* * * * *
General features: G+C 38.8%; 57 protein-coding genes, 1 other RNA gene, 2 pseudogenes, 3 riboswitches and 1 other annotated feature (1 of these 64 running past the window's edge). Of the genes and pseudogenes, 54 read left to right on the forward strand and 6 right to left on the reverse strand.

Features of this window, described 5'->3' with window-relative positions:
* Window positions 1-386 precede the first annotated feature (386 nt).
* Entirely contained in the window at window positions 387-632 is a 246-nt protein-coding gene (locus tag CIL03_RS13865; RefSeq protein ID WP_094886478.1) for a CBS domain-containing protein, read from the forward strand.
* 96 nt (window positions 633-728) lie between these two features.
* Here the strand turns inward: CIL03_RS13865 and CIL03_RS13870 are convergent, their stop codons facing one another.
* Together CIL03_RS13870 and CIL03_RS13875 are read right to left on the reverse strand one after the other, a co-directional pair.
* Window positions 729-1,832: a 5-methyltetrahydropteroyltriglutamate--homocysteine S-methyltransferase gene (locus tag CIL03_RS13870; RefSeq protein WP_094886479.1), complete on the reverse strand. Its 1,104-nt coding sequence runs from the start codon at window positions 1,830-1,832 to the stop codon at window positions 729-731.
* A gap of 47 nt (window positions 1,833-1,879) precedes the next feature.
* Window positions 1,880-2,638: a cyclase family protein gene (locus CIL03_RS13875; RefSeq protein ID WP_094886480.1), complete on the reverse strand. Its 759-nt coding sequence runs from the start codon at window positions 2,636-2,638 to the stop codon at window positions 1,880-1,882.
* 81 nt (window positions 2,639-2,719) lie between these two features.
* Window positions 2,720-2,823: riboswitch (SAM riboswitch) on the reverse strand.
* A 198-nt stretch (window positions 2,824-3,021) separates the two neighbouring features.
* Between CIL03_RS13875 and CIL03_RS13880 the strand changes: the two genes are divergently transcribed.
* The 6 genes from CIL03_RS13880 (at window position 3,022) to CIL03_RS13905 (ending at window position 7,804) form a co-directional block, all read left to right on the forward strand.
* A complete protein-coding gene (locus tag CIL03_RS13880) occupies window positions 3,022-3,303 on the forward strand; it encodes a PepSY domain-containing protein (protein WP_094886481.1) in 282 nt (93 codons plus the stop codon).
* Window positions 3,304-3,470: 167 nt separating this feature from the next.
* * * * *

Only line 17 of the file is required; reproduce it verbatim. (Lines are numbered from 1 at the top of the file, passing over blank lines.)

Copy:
* Window positions 3,304-3,470: 167 nt separating this feature from the next.